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|Category:||Portraits and People|
Focal lengths in portraits - Duncan Evans goes on a whirlwind tour of focal lengths when shooting portraits and explains what not to shoot.
DIFFERENT FOCAL LENGTHS
Here we've shot the same picture using increasing focal lengths to show what happens and how to avoid the problems. One thing to note when shooting digitally, is that the effective focal length of the lens is extended because the middle part of the lens image (unless using a specific digital lens) is captured, and that is effectively further away in the scene being captured. Thus the standard 50mm portrait lens, on a digital camera, gives a field of view and reach of a 75mm lens.
Shooting at 25mm
The prime reason for using a wide angle lens is when there isn't much room so you need the wide angle lens to get the subject into the shot. The problem then is one of massive distortion of the image. This shot was taken at 25mm and results in the head bulging and becoming larger, while foreshortening the rest of the image. It is highly unflattering - look at the horizontal stripes on the top.
The solution is to move back and use a longer lens, but if that really isn't possible, then there is a partial solution. Instead of standing at normal height and shooting at the head, bend down and focus on the midriff. This will elongate the head, but at least it won't bulge and the picture will appear more natural. It isn't great, but it's better than shooting it from head height.
Shoot at 50mm
The human eye is reckoned to have a roughly equivalent field of view as a 50mm lens, hence its use as a portrait lens. This will hugely reduce the amount of distortion in the picture, but if you are quite close to the subject, or part of their body is in front of the torso, then you will still get distortion. It's a big improvement on the last shot mind but the lines on the top still curve, it's still a little top heavy.
Shoot at 75mm
Of course, if you put a 50mm portrait lens on a digital camera then you get a 75mm effective focal length which is the case here. Now the body isn't distorted and looks far more natural. The lines on the top are much straighter. Again though, if close to the subject, or an arm is extended, then that will distort. If the subject is relatively flat to the camera, then this is fine.
Shoot at 150mm
If you want the subject to move around, have parts of the body nearer the camera, then you need to go for a longer lens. It's no co-incidence that a lot of top portrait pros swear by using a longer lens, up to 200mm. The other result of using a fairly long lens is that the field of view narrows right down, so it will exclude more of the background. It also results in a shallower depth-of-field at the same aperture, which is very much worth having if shooting on location. Certainly at this focal length, there won't be any distortion, but you will need twice the amount of room.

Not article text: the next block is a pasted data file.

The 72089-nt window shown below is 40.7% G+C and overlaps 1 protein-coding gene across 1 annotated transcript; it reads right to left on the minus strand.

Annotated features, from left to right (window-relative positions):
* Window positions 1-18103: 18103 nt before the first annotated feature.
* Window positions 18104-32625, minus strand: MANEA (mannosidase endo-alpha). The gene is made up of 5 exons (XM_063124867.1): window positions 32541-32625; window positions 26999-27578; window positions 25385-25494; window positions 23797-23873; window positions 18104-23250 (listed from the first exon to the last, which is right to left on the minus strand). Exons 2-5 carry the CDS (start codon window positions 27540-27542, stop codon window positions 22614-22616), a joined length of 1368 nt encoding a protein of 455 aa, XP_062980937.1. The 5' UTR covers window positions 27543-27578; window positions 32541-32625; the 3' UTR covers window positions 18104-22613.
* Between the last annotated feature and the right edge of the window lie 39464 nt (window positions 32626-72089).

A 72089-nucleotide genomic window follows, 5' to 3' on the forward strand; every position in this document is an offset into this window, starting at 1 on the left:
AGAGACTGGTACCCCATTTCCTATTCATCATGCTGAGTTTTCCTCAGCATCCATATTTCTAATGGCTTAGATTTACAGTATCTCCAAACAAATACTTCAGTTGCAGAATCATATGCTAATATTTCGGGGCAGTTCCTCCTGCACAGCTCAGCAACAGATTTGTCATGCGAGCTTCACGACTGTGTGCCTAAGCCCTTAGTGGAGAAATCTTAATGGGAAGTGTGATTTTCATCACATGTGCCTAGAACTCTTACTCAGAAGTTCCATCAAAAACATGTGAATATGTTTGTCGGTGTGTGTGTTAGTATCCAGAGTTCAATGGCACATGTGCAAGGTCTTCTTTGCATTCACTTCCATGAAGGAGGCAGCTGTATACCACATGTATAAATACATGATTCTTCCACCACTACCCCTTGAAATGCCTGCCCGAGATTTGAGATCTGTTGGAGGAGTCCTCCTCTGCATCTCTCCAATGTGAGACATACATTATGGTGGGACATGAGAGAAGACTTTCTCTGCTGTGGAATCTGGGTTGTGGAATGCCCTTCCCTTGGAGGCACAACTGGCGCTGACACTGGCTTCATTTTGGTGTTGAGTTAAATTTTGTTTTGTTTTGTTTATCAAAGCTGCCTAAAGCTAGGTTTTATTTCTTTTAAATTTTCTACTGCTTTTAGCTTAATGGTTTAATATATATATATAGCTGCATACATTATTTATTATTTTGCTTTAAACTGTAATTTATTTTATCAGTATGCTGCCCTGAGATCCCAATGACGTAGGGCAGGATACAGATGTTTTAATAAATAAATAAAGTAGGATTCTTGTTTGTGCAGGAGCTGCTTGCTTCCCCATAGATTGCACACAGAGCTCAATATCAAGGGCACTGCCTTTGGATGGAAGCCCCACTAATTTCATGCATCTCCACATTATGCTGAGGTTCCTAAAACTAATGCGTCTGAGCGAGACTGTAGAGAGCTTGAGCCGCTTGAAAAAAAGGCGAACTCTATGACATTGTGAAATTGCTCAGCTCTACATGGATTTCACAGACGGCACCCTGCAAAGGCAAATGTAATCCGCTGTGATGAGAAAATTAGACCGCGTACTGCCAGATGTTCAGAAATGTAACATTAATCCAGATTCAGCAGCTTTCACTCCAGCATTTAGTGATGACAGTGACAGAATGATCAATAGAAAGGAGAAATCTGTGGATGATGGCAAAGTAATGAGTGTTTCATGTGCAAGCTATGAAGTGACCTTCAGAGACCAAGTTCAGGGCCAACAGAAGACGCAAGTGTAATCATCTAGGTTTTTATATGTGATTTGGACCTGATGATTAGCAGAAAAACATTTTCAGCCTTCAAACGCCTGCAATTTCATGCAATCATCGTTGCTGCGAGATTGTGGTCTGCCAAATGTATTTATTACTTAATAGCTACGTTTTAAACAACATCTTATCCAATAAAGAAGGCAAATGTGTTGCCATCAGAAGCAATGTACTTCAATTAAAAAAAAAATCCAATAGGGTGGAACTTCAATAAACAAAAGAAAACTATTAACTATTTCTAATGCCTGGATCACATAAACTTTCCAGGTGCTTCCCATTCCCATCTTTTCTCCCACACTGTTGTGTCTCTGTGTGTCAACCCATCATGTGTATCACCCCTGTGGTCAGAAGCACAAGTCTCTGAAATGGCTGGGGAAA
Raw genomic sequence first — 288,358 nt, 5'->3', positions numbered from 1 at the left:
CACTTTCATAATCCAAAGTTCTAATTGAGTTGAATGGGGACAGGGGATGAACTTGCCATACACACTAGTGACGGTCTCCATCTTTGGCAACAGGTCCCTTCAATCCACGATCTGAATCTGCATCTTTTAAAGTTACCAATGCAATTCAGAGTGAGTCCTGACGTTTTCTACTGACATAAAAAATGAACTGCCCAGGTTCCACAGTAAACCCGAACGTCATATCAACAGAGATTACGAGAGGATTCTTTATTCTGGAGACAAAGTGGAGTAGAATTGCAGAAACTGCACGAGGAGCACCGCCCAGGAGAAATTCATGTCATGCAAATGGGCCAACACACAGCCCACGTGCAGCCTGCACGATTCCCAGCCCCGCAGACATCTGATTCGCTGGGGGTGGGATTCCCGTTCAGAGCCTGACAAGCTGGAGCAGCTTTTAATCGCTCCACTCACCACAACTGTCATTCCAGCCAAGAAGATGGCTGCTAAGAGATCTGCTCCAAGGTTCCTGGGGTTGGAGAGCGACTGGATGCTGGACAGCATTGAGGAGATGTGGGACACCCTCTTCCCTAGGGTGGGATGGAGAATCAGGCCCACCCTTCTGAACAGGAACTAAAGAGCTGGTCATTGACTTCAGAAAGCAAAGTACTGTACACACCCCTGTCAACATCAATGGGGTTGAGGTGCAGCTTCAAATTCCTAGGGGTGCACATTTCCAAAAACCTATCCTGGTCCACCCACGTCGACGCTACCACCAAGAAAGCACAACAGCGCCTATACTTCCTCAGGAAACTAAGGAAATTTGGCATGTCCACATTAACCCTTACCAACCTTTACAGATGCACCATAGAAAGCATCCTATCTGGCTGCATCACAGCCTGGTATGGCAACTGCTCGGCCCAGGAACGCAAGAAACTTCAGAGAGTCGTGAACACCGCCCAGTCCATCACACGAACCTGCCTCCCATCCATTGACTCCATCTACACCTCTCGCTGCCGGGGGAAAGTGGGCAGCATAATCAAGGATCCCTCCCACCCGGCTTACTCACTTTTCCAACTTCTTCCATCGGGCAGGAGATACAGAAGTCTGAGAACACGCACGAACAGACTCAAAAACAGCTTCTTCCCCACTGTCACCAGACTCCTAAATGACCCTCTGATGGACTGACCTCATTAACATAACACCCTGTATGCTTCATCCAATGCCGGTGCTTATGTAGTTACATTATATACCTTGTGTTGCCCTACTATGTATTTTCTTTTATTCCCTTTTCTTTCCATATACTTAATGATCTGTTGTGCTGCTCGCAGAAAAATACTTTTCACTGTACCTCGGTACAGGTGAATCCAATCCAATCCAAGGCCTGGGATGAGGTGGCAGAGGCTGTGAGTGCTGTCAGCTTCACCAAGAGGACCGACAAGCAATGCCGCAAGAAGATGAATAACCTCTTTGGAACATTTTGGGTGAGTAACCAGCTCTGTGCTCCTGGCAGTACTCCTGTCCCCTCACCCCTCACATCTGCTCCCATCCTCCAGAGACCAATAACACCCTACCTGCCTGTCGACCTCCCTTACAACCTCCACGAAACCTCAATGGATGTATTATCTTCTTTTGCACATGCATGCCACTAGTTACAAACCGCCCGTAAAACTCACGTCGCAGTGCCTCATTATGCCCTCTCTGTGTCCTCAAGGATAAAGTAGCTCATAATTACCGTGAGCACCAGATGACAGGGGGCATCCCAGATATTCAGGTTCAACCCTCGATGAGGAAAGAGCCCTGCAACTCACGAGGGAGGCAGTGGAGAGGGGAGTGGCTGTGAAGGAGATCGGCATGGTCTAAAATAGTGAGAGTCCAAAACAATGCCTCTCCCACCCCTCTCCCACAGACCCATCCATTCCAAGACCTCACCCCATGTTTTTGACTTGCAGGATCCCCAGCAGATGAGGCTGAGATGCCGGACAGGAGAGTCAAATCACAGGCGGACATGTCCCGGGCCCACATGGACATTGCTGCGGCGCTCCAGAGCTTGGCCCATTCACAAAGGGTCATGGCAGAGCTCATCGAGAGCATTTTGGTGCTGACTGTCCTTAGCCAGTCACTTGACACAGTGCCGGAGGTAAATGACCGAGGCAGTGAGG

Shoot at 300mm
The primary reason for going longer is to get a close up shot of the head and shoulders, without any distortion. It will also ensure that the background, even with an aperture of f/9 which was used here, immediately goes out of focus even if its only a meter behind the subject.
Now, once you understand what a wide angle lens, that short focal length, is going to do to your pictures, you can begin to exploit it for creative effect. The first trick is to deliberately move part of the subject close to the lens, which will cause it to appear massively larger. That's what we've done in the first shot, getting the subject to raise a hand in a stop sign. The hand now appears larger than her head! The classic use for the wide angle lens is to stand on a chair and get above the subject. Now the distortion makes them look like they are a rocket zooming up. Anything at the top of the image will be huge, leading down to a pair of tiny feet.
More flattering uses of the wide angle effect include elongating the legs. Get the subject to sit down, and point the legs diagonally towards the camera. They will now appear much longer, though remember to try to point the toes or you'll get a big shot of dirty soles. Equally, if you adopt a low position, get the subject to place one leg in front of the other and shoot upwards, the legs will appear longer in comparison to the torso and head. The only disadvantage of this is that some subjects don't look good if you are shooting from beneath chin level.
PUTTING IT INTO PRACTICE
Here are three shots showing the principles in action, starting with using a 50mm lens, giving an effective 75mm focal length, at close quarters.